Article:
Re: It's Now One Less
That doesn't work now.... but if you mark your internet connection as metered it stops it completely :-)
52 posts • joined 11 Feb 2010
I like to think that most people knew the negative aspects but if you want to use the programs you have little choice.
A more honest approach would be to say "if you subscribe for x years then when you cancel you get to retain the version you are on". Make x years total up to more than the outright purchase price and they are still quids in. Most people who subscribed once would subscribe again for the latest version anyway.
But the beancounters much prefer constant revenue streams so the subscription model will be here to stay for a very very long time.
No one would have believed in the early years of the 21st century that this world and its endeavours to land on an already claimed comet were being watched keenly and closely by intelligences greater than man's and yet as mortal as his own; that as men busied themselves about their various concerns they were scrutinised and studied, perhaps almost as narrowly as a man with a microscope might scrutinise the transient creatures that swarm and multiply in a drop of water.With infinite complacency men went to and fro over this globe and out to comets, serene in their assurance of their empire over matter. It is possible that the infusoria under the microscope do the same. No one gave a thought to the older worlds of space as sources of human danger, or thought of them only to dismiss the idea of life upon them as impossible or improbable. It is curious to recall some of the mental habits of those departed days. At most terrestrial men fancied there might be other men upon Uranus, perhaps inferior to themselves and ready to welcome a missionary enterprise. Yet across the gulf of space, minds that are to our minds as ours are to those of the beasts that perish, intellects vast and cool and unsympathetic, regarded the invasion of their comet with spiteful eyes, and slowly and surely drew their plans against us.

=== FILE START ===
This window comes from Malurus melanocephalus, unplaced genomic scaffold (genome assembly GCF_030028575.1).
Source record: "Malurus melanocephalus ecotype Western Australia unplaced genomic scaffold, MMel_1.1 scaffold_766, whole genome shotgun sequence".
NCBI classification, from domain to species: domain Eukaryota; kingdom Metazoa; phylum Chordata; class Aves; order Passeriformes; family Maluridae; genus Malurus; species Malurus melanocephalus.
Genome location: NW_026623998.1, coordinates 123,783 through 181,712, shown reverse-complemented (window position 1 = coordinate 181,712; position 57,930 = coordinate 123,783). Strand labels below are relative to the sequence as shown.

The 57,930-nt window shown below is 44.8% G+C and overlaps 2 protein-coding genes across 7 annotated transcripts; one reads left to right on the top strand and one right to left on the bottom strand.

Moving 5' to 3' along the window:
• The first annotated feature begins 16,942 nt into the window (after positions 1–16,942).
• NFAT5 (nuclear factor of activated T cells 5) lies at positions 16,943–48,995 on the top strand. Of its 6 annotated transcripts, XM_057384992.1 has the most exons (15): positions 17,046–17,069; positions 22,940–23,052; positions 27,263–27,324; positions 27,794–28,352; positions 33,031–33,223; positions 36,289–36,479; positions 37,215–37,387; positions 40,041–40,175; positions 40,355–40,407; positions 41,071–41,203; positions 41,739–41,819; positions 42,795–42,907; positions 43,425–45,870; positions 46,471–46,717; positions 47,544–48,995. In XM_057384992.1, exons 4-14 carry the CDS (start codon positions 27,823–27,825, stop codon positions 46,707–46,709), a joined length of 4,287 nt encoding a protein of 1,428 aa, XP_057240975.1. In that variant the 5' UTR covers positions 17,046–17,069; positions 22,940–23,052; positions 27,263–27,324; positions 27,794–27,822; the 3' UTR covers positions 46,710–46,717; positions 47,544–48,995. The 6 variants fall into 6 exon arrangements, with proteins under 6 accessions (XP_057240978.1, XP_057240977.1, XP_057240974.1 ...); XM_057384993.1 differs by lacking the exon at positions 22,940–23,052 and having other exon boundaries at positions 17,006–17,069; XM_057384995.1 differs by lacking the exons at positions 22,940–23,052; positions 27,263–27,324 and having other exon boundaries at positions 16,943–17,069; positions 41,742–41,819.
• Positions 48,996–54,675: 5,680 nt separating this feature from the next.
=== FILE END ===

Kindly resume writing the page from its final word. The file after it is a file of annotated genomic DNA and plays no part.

Apologies to H. G. Wells
Whilst the new one is too expensive, my One is great. It cost about £110 plus a bluetooth adapter for the ps3 on ebay. Now, when I want to watch a movie, one button press and the tv comes on, the av kit comes on, the ps3 comes on and all are set to the right inputs and working. Even the missus loves it now as there is no digging around for the right remote, no faffing about remembering which input the ps3 is on and which is the sky+.
The amount of devices it knows is brilliant, updated frequently and if it isn't listed then you can just program it in.
And you can even change channel whilst on the phone, something that if using an app on your phone would be much more difficult.
I still think the new one is too expensive though, it looks like the One with inbuilt bluetooth, with less real buttons, something that costs £170 currently (One remote and ps3 adapter for bluetooth).
Why risk it? Straight bit of motorway, mile or so ahead kept clear by police. Surely, rather than risk the lives of those involved in undertaking this, it is safer to just let the fuel run out which flat out couldn't take that long. Having to clear 000's of miles of motorway fast lane is still cheaper than at least 2 lives lost due to a 100mph+ accident.
However if we are thinking outside the box, a helicopter, with a winch, speed matched to the car, snatch it from the road and then just slow down, keeping the car 5 inches from the ground... The A-Team would have managed it!